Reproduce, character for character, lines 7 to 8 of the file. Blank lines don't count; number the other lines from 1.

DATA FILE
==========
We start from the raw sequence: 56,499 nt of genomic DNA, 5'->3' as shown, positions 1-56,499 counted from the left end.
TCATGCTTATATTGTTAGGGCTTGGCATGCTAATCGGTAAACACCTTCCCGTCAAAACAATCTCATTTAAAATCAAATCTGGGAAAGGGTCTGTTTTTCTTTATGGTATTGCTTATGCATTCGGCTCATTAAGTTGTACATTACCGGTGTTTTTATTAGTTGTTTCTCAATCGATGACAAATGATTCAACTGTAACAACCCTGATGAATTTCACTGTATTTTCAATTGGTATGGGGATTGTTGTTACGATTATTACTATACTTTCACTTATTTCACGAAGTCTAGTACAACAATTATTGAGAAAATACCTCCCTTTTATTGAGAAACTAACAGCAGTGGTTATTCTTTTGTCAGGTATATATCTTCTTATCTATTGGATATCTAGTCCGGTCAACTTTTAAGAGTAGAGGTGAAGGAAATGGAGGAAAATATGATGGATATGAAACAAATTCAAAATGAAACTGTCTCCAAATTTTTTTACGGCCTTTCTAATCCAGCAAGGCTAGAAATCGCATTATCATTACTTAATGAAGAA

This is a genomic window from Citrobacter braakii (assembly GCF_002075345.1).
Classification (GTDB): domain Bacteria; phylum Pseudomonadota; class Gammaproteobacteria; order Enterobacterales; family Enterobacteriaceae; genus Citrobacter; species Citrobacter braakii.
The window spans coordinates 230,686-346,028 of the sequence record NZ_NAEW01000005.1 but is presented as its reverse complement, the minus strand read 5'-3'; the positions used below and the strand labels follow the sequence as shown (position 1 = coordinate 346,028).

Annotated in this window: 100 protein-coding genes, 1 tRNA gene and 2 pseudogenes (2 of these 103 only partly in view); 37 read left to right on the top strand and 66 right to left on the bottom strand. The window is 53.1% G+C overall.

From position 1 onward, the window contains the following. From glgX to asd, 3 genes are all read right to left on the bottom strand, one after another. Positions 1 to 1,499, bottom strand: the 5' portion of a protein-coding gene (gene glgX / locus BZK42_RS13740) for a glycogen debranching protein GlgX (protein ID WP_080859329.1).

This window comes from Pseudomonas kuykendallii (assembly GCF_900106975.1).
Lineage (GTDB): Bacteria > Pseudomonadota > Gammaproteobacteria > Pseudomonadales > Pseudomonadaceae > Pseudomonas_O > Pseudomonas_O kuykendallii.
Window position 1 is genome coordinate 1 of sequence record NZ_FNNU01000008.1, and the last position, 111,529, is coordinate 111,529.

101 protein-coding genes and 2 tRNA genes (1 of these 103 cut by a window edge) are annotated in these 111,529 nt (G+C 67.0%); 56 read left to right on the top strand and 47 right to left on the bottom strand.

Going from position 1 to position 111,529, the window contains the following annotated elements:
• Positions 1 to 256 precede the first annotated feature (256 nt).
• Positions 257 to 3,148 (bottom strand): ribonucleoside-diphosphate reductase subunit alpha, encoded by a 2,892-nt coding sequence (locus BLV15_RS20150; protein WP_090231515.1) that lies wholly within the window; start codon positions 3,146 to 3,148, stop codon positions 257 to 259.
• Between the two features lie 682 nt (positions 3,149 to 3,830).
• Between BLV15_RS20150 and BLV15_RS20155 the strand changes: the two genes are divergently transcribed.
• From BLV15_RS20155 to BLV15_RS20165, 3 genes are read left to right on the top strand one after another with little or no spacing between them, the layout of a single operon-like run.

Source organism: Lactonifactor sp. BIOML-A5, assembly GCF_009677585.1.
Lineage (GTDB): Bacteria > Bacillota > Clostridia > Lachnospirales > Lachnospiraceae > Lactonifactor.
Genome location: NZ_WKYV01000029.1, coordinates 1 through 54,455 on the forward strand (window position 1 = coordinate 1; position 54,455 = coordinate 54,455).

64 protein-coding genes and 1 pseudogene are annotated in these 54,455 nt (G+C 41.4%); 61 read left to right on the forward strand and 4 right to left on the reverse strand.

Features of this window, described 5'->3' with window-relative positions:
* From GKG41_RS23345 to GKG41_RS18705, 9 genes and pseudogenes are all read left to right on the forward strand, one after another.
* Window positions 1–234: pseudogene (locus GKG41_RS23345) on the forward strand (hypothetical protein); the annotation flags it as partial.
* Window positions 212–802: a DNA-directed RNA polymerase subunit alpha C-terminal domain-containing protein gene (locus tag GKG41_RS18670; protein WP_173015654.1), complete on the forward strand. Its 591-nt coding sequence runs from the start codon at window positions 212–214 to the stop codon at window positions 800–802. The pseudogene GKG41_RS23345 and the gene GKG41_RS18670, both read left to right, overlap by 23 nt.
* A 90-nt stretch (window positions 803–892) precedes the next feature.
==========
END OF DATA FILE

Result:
From position 1 onward, the window contains the following. From glgX to asd, 3 genes are all read right to left on the bottom strand, one after another. Positions 1 to 1,499, bottom strand: the 5' portion of a protein-coding gene (gene glgX / locus BZK42_RS13740) for a glycogen debranching protein GlgX (protein ID WP_080859329.1).

This window comes from Pseudomonas kuykendallii (assembly GCF_900106975.1).